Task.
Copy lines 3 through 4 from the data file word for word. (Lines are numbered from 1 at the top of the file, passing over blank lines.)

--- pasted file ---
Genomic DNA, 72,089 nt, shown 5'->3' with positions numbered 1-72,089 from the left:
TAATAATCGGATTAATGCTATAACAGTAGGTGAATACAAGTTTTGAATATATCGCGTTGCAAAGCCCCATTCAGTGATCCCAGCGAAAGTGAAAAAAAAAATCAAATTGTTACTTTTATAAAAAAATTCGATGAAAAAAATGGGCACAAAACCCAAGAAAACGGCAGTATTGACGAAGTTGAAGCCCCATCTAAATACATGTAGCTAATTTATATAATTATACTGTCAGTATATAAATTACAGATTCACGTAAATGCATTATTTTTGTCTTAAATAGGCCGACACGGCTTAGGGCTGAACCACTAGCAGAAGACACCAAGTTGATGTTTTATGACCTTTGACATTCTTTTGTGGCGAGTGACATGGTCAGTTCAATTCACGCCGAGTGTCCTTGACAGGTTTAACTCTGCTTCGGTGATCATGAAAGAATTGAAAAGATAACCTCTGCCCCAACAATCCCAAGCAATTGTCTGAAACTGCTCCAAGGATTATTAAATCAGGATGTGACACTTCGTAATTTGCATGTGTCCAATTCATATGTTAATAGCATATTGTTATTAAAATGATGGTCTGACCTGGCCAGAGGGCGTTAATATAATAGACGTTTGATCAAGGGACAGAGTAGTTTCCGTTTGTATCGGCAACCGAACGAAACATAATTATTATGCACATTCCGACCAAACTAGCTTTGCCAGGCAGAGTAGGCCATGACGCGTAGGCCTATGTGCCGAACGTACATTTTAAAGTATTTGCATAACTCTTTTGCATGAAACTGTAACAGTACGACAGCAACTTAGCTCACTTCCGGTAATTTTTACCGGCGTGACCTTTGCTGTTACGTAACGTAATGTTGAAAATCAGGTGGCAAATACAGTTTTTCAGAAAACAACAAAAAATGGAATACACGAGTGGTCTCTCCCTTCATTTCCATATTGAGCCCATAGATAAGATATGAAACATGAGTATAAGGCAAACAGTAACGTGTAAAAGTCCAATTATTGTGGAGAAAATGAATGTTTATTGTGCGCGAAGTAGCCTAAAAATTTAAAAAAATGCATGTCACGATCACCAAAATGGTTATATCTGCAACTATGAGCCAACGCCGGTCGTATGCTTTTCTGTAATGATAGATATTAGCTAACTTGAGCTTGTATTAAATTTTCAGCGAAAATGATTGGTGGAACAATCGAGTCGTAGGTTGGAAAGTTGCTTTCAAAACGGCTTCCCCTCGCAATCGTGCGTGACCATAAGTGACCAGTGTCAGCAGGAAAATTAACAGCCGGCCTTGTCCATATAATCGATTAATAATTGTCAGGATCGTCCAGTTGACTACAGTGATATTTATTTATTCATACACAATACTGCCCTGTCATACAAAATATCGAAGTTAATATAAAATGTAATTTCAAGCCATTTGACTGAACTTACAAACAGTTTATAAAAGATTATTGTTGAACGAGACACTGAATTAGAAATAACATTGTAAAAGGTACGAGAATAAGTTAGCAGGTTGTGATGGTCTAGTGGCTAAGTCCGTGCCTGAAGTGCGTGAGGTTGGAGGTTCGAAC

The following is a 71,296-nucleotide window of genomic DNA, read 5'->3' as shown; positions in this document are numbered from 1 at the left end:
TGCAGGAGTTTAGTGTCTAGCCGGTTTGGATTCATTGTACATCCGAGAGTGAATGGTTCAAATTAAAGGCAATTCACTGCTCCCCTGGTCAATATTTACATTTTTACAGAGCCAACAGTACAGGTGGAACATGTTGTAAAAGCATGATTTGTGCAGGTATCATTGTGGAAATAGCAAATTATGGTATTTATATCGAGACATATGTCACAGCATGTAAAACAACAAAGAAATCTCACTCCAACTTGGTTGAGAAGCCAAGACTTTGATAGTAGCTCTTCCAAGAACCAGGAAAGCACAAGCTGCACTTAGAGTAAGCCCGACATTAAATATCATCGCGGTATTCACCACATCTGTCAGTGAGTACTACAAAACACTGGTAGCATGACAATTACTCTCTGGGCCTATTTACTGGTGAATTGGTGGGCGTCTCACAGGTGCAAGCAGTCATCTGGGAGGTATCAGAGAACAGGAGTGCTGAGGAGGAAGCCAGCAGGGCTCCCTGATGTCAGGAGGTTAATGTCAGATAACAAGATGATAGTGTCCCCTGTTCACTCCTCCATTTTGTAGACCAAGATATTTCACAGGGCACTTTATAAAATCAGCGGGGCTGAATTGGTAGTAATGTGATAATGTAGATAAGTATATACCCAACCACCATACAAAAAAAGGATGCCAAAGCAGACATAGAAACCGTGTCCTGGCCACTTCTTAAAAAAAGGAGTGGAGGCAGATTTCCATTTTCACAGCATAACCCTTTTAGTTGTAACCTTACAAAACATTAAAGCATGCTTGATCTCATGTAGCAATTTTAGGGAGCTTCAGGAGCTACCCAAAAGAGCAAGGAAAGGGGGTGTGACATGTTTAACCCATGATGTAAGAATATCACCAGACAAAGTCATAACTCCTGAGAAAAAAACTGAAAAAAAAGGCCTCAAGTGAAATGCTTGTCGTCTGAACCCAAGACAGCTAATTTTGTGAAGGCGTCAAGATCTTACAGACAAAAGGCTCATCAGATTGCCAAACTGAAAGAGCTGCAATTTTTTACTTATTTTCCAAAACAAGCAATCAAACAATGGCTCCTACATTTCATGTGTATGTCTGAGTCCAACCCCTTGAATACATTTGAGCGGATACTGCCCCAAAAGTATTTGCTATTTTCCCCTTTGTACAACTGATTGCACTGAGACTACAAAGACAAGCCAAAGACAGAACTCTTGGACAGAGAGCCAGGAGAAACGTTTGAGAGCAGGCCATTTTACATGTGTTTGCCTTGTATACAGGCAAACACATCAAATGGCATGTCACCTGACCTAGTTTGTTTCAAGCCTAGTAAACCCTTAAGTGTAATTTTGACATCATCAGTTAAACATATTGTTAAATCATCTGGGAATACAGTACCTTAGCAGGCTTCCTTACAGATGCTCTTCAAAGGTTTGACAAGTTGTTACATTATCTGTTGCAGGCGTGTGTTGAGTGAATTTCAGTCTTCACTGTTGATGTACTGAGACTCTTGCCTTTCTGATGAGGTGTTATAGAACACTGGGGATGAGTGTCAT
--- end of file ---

The following is a 71,296-nucleotide window of genomic DNA, read 5'->3' as shown; positions in this document are numbered from 1 at the left end:
TGCAGGAGTTTAGTGTCTAGCCGGTTTGGATTCATTGTACATCCGAGAGTGAATGGTTCAAATTAAAGGCAATTCACTGCTCCCCTGGTCAATATTTACATTTTTACAGAGCCAACAGTACAGGTGGAACATGTTGTAAAAGCATGATTTGTGCAGGTATCATTGTGGAAATAGCAAATTATGGTATTTATATCGAGACATATGTCACAGCATGTAAAACAACAAAGAAATCTCACTCCAACTTGGTTGAGAAGCCAAGACTTTGATAGTAGCTCTTCCAAGAACCAGGAAAGCACAAGCTGCACTTAGAGTAAGCCCGACATTAAATATCATCGCGGTATTCACCACATCTGTCAGTGAGTACTACAAAACACTGGTAGCATGACAATTACTCTCTGGGCCTATTTACTGGTGAATTGGTGGGCGTCTCACAGGTGCAAGCAGTCATCTGGGAGGTATCAGAGAACAGGAGTGCTGAGGAGGAAGCCAGCAGGGCTCCCTGATGTCAGGAGGTTAATGTCAGATAACAAGATGATAGTGTCCCCTGTTCACTCCTCCATTTTGTAGACCAAGATATTTCACAGGGCACTTTATAAAATCAGCGGGGCTGAATTGGTAGTAATGTGATAATGTAGATAAGTATATACCCAACCACCATACAAAAAAAGGATGCCAAAGCAGACATAGAAACCGTGTCCTGGCCACTTCTTAAAAAAAGGAGTGGAGGCAGATTTCCATTTTCACAGCATAACCCTTTTAGTTGTAACCTTACAAAACATTAAAGCATGCTTGATCTCATGTAGCAATTTTAGGGAGCTTCAGGAGCTACCCAAAAGAGCAAGGAAAGGGGGTGTGACATGTTTAACCCATGATGTAAGAATATCACCAGACAAAGTCATAACTCCTGAGAAAAAAACTGAAAAAAAAGGCCTCAAGTGAAATGCTTGTCGTCTGAACCCAAGACAGCTAATTTTGTGAAGGCGTCAAGATCTTACAGACAAAAGGCTCATCAGATTGCCAAACTGAAAGAGCTGCAATTTTTTACTTATTTTCCAAAACAAGCAATCAAACAATGGCTCCTACATTTCATGTGTATGTCTGAGTCCAACCCCTTGAATACATTTGAGCGGATACTGCCCCAAAAGTATTTGCTATTTTCCCCTTTGTACAACTGATTGCACTGAGACTACAAAGACAAGCCAAAGACAGAACTCTTGGACAGAGAGCCAGGAGAAACGTTTGAGAGCAGGCCATTTTACATGTGTTTGCCTTGTATACAGGCAAACACATCAAATGGCATGTCACCTGACCTAGTTTGTTTCAAGCCTAGTAAACCCTTAAGTGTAATTTTGACATCATCAGTTAAACATATTGTTAAATCATCTGGGAATACAGTACCTTAGCAGGCTTCCTTACAGATGCTCTTCAAAGGTTTGACAAGTTGTTACATTATCTGTTGCAGGCGTGTGTTGAGTGAATTTCAGTCTTCACTGTTGATGTACTGAGACTCTTGCCTTTCTGATGAGGTGTTATAGAACACTGGGGATGAGTGTCAT